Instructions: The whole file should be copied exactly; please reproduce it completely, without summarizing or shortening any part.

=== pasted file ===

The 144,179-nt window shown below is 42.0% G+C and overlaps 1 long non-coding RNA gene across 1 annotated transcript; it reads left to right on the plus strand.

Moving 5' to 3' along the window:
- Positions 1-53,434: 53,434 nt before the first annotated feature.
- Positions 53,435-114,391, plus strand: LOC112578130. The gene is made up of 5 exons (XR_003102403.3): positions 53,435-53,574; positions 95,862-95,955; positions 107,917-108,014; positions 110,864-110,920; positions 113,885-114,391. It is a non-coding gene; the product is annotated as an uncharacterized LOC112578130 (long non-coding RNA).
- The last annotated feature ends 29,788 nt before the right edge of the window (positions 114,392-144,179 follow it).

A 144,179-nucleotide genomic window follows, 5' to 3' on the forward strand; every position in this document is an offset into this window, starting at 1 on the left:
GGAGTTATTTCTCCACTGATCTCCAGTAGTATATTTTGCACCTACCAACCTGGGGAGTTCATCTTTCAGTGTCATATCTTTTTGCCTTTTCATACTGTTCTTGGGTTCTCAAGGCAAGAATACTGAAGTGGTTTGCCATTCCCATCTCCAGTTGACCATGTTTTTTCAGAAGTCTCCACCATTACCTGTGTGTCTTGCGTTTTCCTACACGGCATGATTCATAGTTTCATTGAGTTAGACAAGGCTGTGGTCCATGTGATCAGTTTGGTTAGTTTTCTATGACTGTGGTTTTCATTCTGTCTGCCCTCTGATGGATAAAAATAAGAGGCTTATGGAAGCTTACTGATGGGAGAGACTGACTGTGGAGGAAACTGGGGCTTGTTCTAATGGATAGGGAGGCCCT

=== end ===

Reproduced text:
The 144,179-nt window shown below is 42.0% G+C and overlaps 1 long non-coding RNA gene across 1 annotated transcript; it reads left to right on the plus strand.

Moving 5' to 3' along the window:
- Positions 1-53,434: 53,434 nt before the first annotated feature.
- Positions 53,435-114,391, plus strand: LOC112578130. The gene is made up of 5 exons (XR_003102403.3): positions 53,435-53,574; positions 95,862-95,955; positions 107,917-108,014; positions 110,864-110,920; positions 113,885-114,391. It is a non-coding gene; the product is annotated as an uncharacterized LOC112578130 (long non-coding RNA).
- The last annotated feature ends 29,788 nt before the right edge of the window (positions 114,392-144,179 follow it).

A 144,179-nucleotide genomic window follows, 5' to 3' on the forward strand; every position in this document is an offset into this window, starting at 1 on the left:
GGAGTTATTTCTCCACTGATCTCCAGTAGTATATTTTGCACCTACCAACCTGGGGAGTTCATCTTTCAGTGTCATATCTTTTTGCCTTTTCATACTGTTCTTGGGTTCTCAAGGCAAGAATACTGAAGTGGTTTGCCATTCCCATCTCCAGTTGACCATGTTTTTTCAGAAGTCTCCACCATTACCTGTGTGTCTTGCGTTTTCCTACACGGCATGATTCATAGTTTCATTGAGTTAGACAAGGCTGTGGTCCATGTGATCAGTTTGGTTAGTTTTCTATGACTGTGGTTTTCATTCTGTCTGCCCTCTGATGGATAAAAATAAGAGGCTTATGGAAGCTTACTGATGGGAGAGACTGACTGTGGAGGAAACTGGGGCTTGTTCTAATGGATAGGGAGGCCCT